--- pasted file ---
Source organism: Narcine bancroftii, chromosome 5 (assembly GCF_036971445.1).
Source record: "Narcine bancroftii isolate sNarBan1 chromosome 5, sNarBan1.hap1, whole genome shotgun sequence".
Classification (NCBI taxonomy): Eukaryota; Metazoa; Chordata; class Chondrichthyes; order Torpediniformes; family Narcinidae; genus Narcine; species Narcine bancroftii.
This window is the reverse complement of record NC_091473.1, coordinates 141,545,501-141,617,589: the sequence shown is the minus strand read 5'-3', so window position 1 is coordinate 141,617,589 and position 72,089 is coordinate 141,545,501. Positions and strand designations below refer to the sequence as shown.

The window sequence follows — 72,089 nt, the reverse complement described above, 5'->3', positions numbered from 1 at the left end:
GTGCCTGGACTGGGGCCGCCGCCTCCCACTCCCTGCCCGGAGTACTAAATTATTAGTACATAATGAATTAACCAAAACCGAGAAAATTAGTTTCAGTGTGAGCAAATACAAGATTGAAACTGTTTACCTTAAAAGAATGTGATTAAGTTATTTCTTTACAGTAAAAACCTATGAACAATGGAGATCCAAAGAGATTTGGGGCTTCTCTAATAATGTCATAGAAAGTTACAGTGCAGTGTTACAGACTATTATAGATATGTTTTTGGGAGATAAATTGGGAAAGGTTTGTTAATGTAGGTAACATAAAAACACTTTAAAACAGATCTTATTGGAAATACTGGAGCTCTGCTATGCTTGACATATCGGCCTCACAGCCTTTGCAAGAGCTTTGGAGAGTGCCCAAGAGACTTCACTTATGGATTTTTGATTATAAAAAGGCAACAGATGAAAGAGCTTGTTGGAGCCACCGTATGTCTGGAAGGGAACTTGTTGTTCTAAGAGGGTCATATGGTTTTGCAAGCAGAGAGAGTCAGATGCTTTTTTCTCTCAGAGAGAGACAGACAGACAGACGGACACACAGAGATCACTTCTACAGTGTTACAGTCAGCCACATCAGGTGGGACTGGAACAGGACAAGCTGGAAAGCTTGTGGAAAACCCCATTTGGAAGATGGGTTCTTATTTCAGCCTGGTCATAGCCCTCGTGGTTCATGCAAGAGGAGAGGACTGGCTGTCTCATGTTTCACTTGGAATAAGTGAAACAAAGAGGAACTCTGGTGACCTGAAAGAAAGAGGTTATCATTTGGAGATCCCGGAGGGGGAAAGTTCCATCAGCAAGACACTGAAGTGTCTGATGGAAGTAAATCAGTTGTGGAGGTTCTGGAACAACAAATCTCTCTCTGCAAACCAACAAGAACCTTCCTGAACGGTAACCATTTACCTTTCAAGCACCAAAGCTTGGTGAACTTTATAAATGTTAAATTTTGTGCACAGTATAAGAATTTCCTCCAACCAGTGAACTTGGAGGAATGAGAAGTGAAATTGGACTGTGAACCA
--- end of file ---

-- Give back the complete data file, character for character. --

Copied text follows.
Source organism: Narcine bancroftii, chromosome 5 (assembly GCF_036971445.1).
Source record: "Narcine bancroftii isolate sNarBan1 chromosome 5, sNarBan1.hap1, whole genome shotgun sequence".
Classification (NCBI taxonomy): Eukaryota; Metazoa; Chordata; class Chondrichthyes; order Torpediniformes; family Narcinidae; genus Narcine; species Narcine bancroftii.
This window is the reverse complement of record NC_091473.1, coordinates 141,545,501-141,617,589: the sequence shown is the minus strand read 5'-3', so window position 1 is coordinate 141,617,589 and position 72,089 is coordinate 141,545,501. Positions and strand designations below refer to the sequence as shown.

The window sequence follows — 72,089 nt, the reverse complement described above, 5'->3', positions numbered from 1 at the left end:
GTGCCTGGACTGGGGCCGCCGCCTCCCACTCCCTGCCCGGAGTACTAAATTATTAGTACATAATGAATTAACCAAAACCGAGAAAATTAGTTTCAGTGTGAGCAAATACAAGATTGAAACTGTTTACCTTAAAAGAATGTGATTAAGTTATTTCTTTACAGTAAAAACCTATGAACAATGGAGATCCAAAGAGATTTGGGGCTTCTCTAATAATGTCATAGAAAGTTACAGTGCAGTGTTACAGACTATTATAGATATGTTTTTGGGAGATAAATTGGGAAAGGTTTGTTAATGTAGGTAACATAAAAACACTTTAAAACAGATCTTATTGGAAATACTGGAGCTCTGCTATGCTTGACATATCGGCCTCACAGCCTTTGCAAGAGCTTTGGAGAGTGCCCAAGAGACTTCACTTATGGATTTTTGATTATAAAAAGGCAACAGATGAAAGAGCTTGTTGGAGCCACCGTATGTCTGGAAGGGAACTTGTTGTTCTAAGAGGGTCATATGGTTTTGCAAGCAGAGAGAGTCAGATGCTTTTTTCTCTCAGAGAGAGACAGACAGACAGACGGACACACAGAGATCACTTCTACAGTGTTACAGTCAGCCACATCAGGTGGGACTGGAACAGGACAAGCTGGAAAGCTTGTGGAAAACCCCATTTGGAAGATGGGTTCTTATTTCAGCCTGGTCATAGCCCTCGTGGTTCATGCAAGAGGAGAGGACTGGCTGTCTCATGTTTCACTTGGAATAAGTGAAACAAAGAGGAACTCTGGTGACCTGAAAGAAAGAGGTTATCATTTGGAGATCCCGGAGGGGGAAAGTTCCATCAGCAAGACACTGAAGTGTCTGATGGAAGTAAATCAGTTGTGGAGGTTCTGGAACAACAAATCTCTCTCTGCAAACCAACAAGAACCTTCCTGAACGGTAACCATTTACCTTTCAAGCACCAAAGCTTGGTGAACTTTATAAATGTTAAATTTTGTGCACAGTATAAGAATTTCCTCCAACCAGTGAACTTGGAGGAATGAGAAGTGAAATTGGACTGTGAACCA